Place the palms of your hands on your stomach and take in a big deep breath (inhale). Then let the breath out (exhale). What did you notice? Did your stomach get bigger as you inhaled? Did it get smaller as you exhaled? The average adult breathes in and out (inhales and exhales) 17,000-30,000 times a day! A big reason we are able to take this many breaths is because of a powerful muscle called the diaphragm.
Below your lungs, connected to your ribcage, is your diaphragm. Your diaphragm is a muscle that expands and contracts (gets bigger and smaller) to help you breathe in and out.
Your lungs function somewhat like a vacuum. A vacuum is a space with little or no matter, including air! Because there is very little in the space, the space inside a vacuum has very low-pressure. A partial vacuum, like your lungs, will always have just a little bit of air. (Theoretically, a true vacuum will contain no matter, or air whatsoever. ) The higher-pressure of air surrounding the lower-pressure vacuum, combined with the mechanism of your diaphragm, helps move air in and out of your lungs.
When you inhale through your mouth and nose and the air travels through the trachea, the trachea will ultimately branch into two different parts known as the right bronchi and left bronchi. Each bronchus (singular) will then divide again and again, becoming narrower and narrower. Your smallest airways (bronchi) end in the small thin air sacs known as alveoli. These “balloons” are arranged in clusters. When you breathe in, the alveoli will expand like balloons as air rushes to fill the vacuum. When you breathe out, the “balloons” will relax, moving air out of the lungs.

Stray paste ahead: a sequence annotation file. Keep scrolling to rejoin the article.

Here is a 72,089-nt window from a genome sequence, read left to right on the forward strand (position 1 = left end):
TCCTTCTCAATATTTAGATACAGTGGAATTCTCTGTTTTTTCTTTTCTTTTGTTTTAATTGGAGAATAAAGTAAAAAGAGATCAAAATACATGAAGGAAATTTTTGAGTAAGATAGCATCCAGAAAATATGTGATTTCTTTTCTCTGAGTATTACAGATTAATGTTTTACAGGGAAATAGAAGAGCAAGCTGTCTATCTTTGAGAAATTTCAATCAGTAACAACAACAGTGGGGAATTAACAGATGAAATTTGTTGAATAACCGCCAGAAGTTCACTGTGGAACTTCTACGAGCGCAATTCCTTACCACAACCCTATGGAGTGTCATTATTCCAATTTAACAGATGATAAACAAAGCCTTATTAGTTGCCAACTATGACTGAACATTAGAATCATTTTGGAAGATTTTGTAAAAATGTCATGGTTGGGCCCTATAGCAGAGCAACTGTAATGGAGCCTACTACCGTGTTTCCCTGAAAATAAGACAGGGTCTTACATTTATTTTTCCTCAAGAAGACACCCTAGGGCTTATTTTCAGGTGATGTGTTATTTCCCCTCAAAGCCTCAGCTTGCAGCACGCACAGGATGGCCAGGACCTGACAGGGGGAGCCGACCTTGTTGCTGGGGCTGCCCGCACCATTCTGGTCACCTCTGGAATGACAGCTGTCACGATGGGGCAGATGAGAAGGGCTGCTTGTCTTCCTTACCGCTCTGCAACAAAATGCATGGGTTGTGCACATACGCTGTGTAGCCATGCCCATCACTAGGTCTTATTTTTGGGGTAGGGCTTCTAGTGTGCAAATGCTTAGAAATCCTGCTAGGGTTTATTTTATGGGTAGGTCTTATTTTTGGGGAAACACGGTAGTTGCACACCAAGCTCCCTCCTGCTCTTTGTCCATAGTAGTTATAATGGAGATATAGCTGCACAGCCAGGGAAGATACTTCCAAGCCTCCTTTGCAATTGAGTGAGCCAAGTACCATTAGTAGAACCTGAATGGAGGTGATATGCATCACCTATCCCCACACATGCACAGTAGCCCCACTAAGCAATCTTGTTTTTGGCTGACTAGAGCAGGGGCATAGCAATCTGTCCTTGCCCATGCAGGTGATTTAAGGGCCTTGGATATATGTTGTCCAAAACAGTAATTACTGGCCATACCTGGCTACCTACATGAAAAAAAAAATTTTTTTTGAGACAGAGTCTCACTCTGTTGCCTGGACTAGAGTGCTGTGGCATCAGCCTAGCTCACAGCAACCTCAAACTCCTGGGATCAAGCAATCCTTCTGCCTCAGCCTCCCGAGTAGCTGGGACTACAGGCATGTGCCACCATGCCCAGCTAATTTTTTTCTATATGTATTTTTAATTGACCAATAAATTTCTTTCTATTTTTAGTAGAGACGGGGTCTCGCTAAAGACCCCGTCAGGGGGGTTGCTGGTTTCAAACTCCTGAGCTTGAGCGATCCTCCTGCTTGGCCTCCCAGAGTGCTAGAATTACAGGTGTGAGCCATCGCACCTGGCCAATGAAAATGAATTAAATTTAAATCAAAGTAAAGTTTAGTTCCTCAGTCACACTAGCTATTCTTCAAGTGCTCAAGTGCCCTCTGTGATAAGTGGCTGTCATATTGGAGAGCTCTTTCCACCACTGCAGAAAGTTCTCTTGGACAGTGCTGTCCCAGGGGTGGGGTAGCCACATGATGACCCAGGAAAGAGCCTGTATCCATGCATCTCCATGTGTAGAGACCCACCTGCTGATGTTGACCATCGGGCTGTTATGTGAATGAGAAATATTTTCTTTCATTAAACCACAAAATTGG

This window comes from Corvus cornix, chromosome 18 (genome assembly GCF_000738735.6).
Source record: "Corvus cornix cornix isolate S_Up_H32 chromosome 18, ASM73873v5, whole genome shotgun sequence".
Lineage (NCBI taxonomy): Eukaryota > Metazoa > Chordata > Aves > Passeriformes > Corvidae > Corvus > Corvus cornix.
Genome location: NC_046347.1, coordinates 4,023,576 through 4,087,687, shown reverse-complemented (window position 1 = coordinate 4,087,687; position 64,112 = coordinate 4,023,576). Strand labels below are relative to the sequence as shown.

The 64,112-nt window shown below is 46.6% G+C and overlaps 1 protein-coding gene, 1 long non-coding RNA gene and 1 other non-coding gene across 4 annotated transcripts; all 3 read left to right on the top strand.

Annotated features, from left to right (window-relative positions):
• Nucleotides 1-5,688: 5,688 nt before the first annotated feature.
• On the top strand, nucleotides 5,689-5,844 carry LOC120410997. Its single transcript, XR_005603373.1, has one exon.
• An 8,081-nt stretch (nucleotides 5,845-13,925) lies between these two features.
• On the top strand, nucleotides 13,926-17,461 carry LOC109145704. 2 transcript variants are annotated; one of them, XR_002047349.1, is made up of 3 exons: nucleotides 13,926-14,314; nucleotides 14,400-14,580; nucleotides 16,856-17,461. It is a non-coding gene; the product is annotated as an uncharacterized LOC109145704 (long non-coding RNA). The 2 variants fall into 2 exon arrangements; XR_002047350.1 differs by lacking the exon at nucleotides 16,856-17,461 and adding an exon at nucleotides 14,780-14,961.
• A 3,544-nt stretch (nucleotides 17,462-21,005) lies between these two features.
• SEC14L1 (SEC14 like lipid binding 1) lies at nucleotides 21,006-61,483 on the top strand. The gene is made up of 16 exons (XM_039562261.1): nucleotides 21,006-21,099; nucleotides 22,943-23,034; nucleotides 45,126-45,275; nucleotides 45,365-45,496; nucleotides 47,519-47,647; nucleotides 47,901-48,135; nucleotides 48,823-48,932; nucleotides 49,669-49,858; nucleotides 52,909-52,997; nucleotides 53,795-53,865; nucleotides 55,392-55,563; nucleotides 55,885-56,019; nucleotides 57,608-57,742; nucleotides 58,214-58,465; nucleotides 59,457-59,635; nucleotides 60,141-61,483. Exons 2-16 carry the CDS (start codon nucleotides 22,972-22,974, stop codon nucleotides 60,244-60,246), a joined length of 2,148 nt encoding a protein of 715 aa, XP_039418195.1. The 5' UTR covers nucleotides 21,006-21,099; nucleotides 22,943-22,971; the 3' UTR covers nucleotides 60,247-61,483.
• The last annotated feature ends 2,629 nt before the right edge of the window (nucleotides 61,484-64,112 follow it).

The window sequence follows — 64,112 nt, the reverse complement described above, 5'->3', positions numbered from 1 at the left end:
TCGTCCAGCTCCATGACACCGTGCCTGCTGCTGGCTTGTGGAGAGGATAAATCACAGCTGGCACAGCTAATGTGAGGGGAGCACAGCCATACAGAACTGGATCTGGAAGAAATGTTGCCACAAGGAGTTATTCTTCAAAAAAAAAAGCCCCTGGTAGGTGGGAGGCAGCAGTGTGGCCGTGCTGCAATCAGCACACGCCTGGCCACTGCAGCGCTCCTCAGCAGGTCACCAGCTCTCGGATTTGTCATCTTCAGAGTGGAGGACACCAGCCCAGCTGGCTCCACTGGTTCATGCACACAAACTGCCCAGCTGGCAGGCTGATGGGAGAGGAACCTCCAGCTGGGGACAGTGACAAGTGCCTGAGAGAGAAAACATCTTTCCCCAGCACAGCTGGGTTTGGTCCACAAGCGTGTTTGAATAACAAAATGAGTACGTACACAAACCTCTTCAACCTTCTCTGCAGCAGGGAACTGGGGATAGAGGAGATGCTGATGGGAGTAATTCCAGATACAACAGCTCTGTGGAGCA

As you breathe in, the alveoli will expand like balloons as air rushes to fill the vacuum. When you breathe out, the “balloons” will relax, moving air out of the lungs. At the same time that these balloons fill, your diaphragm pulls down helps create more space for air to flow into your body. Then as you breathe out, your diaphragm relaxes after all its hard work and the smaller space pushes air back out of your body.
Want to duplicate this experiment at home or in your classroom? Watch the video for an overview and follow the instructions below!
Watch The Video
Put your hands on your chest, and note what happens when you take deep breaths in and out.
Run in place for ten seconds.
Put your hands back on your ribs and feel your lungs. Note how fast you are breathing in and out!
Put your hands together so that your fingers are intertwined. This represents our diaphragm. When you flatten your hands out, this is what happens when we breathe in and the muscle expands. Keeping your hands intertwined, put your hands together so that your palms are touching. This is what happens when you breathe in and our lungs contract.